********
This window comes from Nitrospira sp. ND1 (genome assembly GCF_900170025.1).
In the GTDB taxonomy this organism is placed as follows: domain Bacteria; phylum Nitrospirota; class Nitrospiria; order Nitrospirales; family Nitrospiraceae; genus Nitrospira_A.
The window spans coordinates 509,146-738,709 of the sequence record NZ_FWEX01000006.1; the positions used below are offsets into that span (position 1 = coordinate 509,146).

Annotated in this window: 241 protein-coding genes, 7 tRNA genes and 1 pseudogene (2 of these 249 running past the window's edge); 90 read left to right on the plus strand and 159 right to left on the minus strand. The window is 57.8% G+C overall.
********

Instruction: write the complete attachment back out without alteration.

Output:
This window comes from Nitrospira sp. ND1 (genome assembly GCF_900170025.1).
In the GTDB taxonomy this organism is placed as follows: domain Bacteria; phylum Nitrospirota; class Nitrospiria; order Nitrospirales; family Nitrospiraceae; genus Nitrospira_A.
The window spans coordinates 509,146-738,709 of the sequence record NZ_FWEX01000006.1; the positions used below are offsets into that span (position 1 = coordinate 509,146).

Annotated in this window: 241 protein-coding genes, 7 tRNA genes and 1 pseudogene (2 of these 249 running past the window's edge); 90 read left to right on the plus strand and 159 right to left on the minus strand. The window is 57.8% G+C overall.